We develop new energy materials in order to reduce costs and increase the efficiency. Photo: F.Steinmann

Solar cells electrical power from Sunlight

Solar cells convert sunlight to electrical energy. The solar power generated in Germany on sunny days meets almost half of the total power demand in the country. Solar panels made of crystalline silicon cells are widely available in the market. They offer high levels of efficiency, but the manufacturing costs cannot be easily reduced any further. To expand the use of solar energy further, new technologies are therefore needed. For this reason, researchers at the HZB are developing combinations of materials that offer the prospect of being less expensive.

SEM image that shows different layers of a perovskit silicon tandem solar cell.

Thin-film solar cells

We are concentrating on thin-film solar cells made of various systems of materials. The extremely thin layers require less material and energy for their fabrication. We are conducting advanced development on silicon thin-film cells, while investigating cells made of combinations of materials such as copper, indium, gallium, sulphur, and selenium (CIGS cells), those of copper, zinc, tin, and sulphur (kesterite), and solar cells made of perovskites, a new organic material. The combination of various materials is especially promising. Tandem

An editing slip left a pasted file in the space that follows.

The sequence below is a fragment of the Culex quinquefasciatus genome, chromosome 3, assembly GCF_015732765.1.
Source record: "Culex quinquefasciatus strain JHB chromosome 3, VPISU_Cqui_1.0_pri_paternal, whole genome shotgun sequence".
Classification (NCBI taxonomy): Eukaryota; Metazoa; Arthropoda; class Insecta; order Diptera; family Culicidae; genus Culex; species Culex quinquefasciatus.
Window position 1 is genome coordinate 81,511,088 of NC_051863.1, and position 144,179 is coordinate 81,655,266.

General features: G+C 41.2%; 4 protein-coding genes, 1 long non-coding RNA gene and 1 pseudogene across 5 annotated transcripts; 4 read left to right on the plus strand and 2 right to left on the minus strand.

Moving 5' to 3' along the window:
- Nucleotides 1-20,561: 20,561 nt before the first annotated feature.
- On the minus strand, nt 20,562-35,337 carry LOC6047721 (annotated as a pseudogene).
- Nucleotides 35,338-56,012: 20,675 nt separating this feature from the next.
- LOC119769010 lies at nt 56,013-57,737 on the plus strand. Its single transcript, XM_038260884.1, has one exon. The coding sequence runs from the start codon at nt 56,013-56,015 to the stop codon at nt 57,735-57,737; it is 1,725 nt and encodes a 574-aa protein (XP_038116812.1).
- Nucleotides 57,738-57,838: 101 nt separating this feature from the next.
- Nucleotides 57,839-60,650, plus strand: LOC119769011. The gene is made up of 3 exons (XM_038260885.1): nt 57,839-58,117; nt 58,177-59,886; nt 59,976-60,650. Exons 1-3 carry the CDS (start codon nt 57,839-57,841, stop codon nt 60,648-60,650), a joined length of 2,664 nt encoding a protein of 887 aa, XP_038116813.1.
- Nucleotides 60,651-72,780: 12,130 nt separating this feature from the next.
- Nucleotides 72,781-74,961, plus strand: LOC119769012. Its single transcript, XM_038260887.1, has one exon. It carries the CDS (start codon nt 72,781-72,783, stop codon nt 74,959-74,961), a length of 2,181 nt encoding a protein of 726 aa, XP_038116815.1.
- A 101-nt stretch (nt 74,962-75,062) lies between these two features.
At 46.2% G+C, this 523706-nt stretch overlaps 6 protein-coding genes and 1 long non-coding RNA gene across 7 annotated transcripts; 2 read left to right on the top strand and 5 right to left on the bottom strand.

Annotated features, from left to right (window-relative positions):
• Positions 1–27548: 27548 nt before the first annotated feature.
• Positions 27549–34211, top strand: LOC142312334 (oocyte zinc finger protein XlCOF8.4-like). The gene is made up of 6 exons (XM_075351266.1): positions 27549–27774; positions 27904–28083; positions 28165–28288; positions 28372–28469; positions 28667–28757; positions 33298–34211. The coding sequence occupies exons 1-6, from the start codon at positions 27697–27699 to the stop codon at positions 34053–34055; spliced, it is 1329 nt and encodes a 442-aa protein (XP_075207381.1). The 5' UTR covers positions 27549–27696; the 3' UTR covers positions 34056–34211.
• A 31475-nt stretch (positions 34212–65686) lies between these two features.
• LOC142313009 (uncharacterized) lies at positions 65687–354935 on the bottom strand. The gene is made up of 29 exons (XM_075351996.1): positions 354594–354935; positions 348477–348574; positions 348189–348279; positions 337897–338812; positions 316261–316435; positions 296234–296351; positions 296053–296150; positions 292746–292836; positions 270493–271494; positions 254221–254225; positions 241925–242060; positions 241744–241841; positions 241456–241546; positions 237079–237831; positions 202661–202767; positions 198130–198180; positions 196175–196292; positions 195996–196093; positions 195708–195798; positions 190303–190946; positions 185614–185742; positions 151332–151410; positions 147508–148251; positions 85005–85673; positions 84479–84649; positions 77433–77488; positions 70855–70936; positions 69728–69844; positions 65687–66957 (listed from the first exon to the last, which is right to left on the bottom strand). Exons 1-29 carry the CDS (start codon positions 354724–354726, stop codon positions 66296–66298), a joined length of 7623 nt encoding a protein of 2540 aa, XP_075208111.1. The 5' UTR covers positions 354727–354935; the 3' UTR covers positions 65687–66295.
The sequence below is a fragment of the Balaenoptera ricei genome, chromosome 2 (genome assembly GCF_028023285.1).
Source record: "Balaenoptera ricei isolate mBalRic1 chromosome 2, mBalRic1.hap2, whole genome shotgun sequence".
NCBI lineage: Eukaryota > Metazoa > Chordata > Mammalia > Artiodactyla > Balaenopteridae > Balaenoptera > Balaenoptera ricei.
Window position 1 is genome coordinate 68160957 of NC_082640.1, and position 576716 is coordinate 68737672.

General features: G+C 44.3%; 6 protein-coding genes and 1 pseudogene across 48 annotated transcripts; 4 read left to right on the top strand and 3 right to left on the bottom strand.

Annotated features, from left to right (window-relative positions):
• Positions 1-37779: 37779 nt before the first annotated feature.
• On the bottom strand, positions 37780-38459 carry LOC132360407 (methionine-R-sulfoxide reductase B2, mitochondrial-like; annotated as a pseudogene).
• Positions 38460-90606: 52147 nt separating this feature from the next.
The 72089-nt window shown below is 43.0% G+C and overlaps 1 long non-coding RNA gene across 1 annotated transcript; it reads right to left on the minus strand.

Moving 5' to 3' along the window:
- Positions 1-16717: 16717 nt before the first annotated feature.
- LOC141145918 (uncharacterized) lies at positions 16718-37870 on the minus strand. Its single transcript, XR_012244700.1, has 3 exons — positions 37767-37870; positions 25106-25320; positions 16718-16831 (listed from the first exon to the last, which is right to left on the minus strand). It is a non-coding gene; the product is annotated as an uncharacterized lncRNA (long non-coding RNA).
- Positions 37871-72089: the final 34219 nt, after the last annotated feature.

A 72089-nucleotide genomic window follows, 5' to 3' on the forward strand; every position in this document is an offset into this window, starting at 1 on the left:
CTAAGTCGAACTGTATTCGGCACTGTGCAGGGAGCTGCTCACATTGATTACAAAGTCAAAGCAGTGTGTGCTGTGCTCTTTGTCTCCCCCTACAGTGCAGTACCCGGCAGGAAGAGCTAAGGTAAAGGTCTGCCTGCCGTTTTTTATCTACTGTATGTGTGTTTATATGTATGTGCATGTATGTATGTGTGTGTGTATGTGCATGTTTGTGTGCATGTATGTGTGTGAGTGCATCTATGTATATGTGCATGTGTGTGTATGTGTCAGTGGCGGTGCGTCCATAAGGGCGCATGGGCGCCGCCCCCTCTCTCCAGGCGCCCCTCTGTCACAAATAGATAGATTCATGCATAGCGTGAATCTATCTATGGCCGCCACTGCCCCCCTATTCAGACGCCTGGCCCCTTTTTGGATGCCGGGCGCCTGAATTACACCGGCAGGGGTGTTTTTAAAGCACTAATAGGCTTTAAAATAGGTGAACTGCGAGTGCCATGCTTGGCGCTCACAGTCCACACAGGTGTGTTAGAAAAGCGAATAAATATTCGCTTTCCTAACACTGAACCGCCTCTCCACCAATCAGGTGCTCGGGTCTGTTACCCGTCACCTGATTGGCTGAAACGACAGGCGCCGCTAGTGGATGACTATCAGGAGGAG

solar cells of silicon and perovskites can utilise a wider portion of the solar spectrum than silicon solar cells alone, for example.

Vacuum chamber: Scientists investigate thin film samples with the soft X-ray radiation from BESSY II. Photo: T. Friedrich

Improve solar cells

However, thin-film solar cells have not yet achieved the efficiency levels that are theoretically possible. The cause: many electrons are lost through various layers of material or at boundary layers. Using the soft X-rays of BESSY II, researchers can analyse exactly why these losses occur. This helps to further improve the solar cells.